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ARTIST JEFF SOTO talks about his favorite books – Page 4

The graffiti years...

READERSVOICE.COM: Can you talk a bit about your high school interest in graffiti, and a bit about your graffiti years?
JEFF SOTO: I could write a book about my graffiti experiences. It was an addiction. I’d tag all over, I was terrible.
There were a few things I was exposed to that got me into graf. It seems kinda cliche but skateboarding actually got me doing my first bit of graffiti. Probably around 1986-87 we started skating in a drainage ditch by my house called “The L” (it was shaped like an “L”). There was old graffiti already painted on it, not of the Hip Hop variety but just kids drawing obscenities and some gang graffiti.
We would take spraypaint out of our parents’ and neighbors’ garages. We redecorated The L with skate logos like Powell Rat bones, Independent, Santa Cruz, and lots of random arrows, checkers, names and doodles. I think I saw ramps painted with graffiti in a magazine I’d get sometimes called Freestylin’, maybe we were trying to do something like that.
Then, a few years later in high school I started looking at art books. I had always been into art since I was little, but I started getting into the history of it, and looking at individual artists. I was really into modern art, artists like Andy Warhol, Barbara Kruger, Keith Haring, all these New York artists.
One day at the library I found a book on New York street art. It had all these artists who took their projects to the streets; it had postering, billboard art, sculpture, stickering…and graffiti. When I saw the graffiti photos I just knew I had to try it.

That was 1989, my freshman year. I consider it the start of my involvement with graffiti.
I dabbled in graffiti and did my first piece before I ever did a tag. At first I didn’t even know tagging was part of graffiti, I thought it was only about painting letters. I worked solo for maybe half a year, in which time I learned a lot about can control, and graffiti etiquette.
I started painting with my friend Maxx, and we created a crew called CIA which stood for Criminally Insane Artists and Call It Art. We started meeting other writers at our high school and beyond. We painted in abandoned areas like old cement reservoirs, underneath bridges, behind buildings along train tracks and derelict buildings in vacant lots.
In the meantime the whole Chaka thing blew up and graffiti was in the news. Almost overnight graffiti became a fad and it seemed that all of Southern CA was being destroyed. By then our crew was pretty well respected in our area, at least as piecers. We painted at a place called Twin Palms (which sadly has been bulldozed recently), we considered it our yard.
Then in ’92 tagbanging came into existence. It left a bad taste in my mouth; knowing that I’d devoted 3 years of my life to graffiti and it’d turned into kids shooting each other. Looking back you can’t really blame the kids. The country was in a recession and everyone in my area was poor. The economy was jacked up, especially because of So. CA’s aerospace industry dying out. Everyone’s parents were being layed off and kids were probably not having the best homelife. Despite all this, I continued to do graffiti seriously until 2000.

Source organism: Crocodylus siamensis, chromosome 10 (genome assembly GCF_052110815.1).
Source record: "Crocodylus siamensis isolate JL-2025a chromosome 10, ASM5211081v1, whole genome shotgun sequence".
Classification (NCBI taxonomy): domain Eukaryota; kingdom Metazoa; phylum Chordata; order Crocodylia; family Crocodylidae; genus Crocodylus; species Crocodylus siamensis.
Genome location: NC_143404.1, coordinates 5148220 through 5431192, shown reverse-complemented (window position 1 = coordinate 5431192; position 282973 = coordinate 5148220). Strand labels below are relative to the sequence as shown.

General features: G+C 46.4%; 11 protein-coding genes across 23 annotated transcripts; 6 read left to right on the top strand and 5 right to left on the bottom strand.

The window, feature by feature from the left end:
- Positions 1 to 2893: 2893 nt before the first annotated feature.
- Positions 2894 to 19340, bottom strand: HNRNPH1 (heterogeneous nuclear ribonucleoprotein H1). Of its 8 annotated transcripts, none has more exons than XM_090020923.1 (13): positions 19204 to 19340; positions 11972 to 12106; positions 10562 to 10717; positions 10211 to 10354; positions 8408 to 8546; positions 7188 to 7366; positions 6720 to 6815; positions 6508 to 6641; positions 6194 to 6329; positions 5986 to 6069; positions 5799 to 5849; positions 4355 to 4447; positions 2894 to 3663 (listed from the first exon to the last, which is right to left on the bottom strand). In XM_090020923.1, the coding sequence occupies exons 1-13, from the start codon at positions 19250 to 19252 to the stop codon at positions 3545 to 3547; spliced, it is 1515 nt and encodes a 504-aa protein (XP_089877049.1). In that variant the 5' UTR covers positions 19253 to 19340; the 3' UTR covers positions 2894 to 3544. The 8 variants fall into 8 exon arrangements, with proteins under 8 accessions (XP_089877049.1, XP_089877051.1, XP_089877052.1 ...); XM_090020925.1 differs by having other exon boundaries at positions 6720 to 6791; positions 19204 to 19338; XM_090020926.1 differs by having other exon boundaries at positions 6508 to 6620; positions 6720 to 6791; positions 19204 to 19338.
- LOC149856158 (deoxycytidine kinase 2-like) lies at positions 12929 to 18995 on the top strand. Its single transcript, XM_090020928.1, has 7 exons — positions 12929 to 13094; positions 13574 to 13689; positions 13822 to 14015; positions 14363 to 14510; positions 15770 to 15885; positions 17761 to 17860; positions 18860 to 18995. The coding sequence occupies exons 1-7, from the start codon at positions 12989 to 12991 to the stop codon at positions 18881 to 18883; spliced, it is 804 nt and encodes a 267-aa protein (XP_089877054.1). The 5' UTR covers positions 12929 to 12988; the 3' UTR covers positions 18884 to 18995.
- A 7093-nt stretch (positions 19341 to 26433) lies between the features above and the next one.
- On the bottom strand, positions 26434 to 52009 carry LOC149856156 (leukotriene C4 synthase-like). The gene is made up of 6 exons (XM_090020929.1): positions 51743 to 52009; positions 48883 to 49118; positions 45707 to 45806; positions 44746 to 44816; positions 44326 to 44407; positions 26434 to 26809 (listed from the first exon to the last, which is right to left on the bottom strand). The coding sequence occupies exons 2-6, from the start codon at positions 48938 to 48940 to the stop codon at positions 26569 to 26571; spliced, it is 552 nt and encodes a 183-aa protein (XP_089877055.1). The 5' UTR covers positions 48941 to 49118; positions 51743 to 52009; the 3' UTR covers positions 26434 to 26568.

I was never arrested for doing graffiti, most likely because I didn’t pursue the high profile spots and wasn’t much for simple tagging.

I don’t paint graffiti too much anymore. The consequences of getting caught outweigh the fun. Plus my wife would kill me if I was arrested.
As far as my art skills, yeah, graffiti really taught me something. I learned a lot about scale and color combinations. And it helped me develop my style.
RV: You spent many years in college doing many different subjects and I was wondering if you would do things the same way if you could do those years over again.
JS: I’m super happy with the way things have turned out. I think if things were done different, I’d be doing something else right now. All the years I spent in community college prepared me for Art Center which was a very serious college and I feel that I took full advantage of the resources that were available.
RV: What sort of jobs did you do over the years and did they influence you as an artist at all, or were they just survival?
JS: I worked fast food, was a shopping cart pusher at Target, and worked for a school district. These jobs had no influence on my art other than driving me to be a successful artist so I didn’t have to work at these places again! I quit my job at Target when I was 23 to pursue art and things were very tough.
I worked freelance for clothing companies, did logos for people’s businesses, did window painting, tried to do comics, and tried to get into galleries. I learned about certain aspects of commercial art, but the crappy jobs I’d get never really influenced my paintings. It was hard to make any money and I felt my work could improve so I stopped working freelance and decided to apply to Art Center. Things never really took off until I finished college.